Unemployment Benefit Disqualifications
- Insufficient earnings - eligibility for unemployment depends on your earnings during a designated base period, which is typically the past year.
- Fired for cause when your employer alleges misconduct, including if you violated a company policy or rule.
- Quit without a good cause.
- Resigned because of illness (check on disability benefits).
- Left to get married.
- Self-employed, or a contract or freelance worker.
- Involved in a labor dispute, like a strike.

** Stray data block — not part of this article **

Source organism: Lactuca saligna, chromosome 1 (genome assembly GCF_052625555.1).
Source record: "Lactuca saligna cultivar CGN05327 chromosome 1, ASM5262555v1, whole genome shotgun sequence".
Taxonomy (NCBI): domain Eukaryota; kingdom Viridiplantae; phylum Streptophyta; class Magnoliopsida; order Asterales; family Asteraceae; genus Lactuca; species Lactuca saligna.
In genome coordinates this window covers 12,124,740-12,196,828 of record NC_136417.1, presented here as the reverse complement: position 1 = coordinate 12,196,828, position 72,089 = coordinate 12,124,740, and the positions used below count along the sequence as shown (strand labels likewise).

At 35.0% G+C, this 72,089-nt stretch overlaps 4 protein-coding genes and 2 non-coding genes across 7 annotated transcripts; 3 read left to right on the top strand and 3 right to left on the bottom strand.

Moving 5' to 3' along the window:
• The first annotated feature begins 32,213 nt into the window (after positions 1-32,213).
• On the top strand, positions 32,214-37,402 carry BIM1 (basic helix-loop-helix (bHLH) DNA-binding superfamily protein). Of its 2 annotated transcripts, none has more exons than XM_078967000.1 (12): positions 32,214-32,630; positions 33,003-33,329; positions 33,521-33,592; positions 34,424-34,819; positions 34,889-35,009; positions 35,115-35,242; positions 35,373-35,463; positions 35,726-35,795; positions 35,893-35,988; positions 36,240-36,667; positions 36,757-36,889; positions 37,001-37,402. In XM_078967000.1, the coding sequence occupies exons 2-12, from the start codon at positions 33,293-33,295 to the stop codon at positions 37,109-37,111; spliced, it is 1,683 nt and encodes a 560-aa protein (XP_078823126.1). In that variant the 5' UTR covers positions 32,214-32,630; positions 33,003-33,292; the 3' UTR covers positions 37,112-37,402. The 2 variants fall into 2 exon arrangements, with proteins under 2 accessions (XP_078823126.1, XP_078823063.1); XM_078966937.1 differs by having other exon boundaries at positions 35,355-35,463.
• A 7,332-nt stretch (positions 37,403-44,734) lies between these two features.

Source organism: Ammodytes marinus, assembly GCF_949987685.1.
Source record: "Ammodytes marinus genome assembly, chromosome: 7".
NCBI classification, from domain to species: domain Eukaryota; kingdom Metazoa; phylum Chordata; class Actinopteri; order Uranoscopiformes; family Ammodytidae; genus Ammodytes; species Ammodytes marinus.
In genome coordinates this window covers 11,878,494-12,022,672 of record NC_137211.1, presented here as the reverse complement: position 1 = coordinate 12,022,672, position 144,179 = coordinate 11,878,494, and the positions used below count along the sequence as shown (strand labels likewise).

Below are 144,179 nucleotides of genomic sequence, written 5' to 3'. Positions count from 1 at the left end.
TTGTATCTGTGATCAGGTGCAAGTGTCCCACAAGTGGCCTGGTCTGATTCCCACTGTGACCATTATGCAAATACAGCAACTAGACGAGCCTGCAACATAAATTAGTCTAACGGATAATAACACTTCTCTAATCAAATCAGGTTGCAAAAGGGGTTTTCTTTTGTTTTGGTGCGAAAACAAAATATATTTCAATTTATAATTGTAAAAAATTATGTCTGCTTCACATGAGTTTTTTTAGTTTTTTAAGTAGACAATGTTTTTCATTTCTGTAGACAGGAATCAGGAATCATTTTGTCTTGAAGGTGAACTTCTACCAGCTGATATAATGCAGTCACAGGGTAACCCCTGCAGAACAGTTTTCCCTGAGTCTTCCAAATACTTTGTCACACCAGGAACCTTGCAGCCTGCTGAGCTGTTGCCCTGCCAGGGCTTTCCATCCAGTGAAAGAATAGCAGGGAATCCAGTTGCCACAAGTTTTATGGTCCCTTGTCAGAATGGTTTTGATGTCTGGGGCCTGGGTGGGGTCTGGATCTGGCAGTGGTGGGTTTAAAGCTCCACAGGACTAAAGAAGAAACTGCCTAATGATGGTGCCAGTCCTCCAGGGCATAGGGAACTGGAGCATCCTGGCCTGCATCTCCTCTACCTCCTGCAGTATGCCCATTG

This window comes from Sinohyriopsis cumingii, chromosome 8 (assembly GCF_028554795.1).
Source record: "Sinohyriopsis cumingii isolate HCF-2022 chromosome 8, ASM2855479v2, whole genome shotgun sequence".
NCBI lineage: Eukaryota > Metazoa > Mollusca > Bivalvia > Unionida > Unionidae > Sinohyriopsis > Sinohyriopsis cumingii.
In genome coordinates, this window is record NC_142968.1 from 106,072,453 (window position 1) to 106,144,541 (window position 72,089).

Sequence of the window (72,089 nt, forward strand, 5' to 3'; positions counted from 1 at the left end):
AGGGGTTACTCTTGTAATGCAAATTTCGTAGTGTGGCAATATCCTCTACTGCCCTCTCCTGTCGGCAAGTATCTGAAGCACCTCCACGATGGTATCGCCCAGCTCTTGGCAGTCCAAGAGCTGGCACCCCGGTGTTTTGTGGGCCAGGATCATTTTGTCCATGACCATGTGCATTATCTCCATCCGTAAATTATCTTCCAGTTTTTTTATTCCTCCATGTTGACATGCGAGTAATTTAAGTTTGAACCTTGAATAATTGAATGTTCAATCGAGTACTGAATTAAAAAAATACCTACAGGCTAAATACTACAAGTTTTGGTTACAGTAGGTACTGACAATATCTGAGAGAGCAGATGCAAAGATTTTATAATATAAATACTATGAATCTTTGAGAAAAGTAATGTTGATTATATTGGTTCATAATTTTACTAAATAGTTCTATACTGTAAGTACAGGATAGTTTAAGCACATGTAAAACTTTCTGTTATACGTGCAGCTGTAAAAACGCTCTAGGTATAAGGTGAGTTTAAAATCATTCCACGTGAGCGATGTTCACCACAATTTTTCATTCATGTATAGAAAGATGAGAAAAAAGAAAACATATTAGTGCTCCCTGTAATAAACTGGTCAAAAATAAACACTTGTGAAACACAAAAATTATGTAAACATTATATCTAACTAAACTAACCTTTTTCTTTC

- Left to attend school.
When You Quit Your Job
In most cases, if you voluntarily quit your job you are not eligible for unemployment. However, if you left for "good cause" you may be able to collect.
"Good cause" is determined by the state unemployment office and you will be able to make a case for why you are eligible for benefits.
In addition, if you give notice, but the employer doesn't accept the notice and terminates your employment immediately, it is typically considered an involuntary termination and you may qualify for benefits.
How to File an Unemployment Appeal
If you have a filed an unemployment benefits claim and your claim is turned down or contested by your employer, you have the right to appeal the denial of your unemployment claim. Here's how to file an unemployment appeal.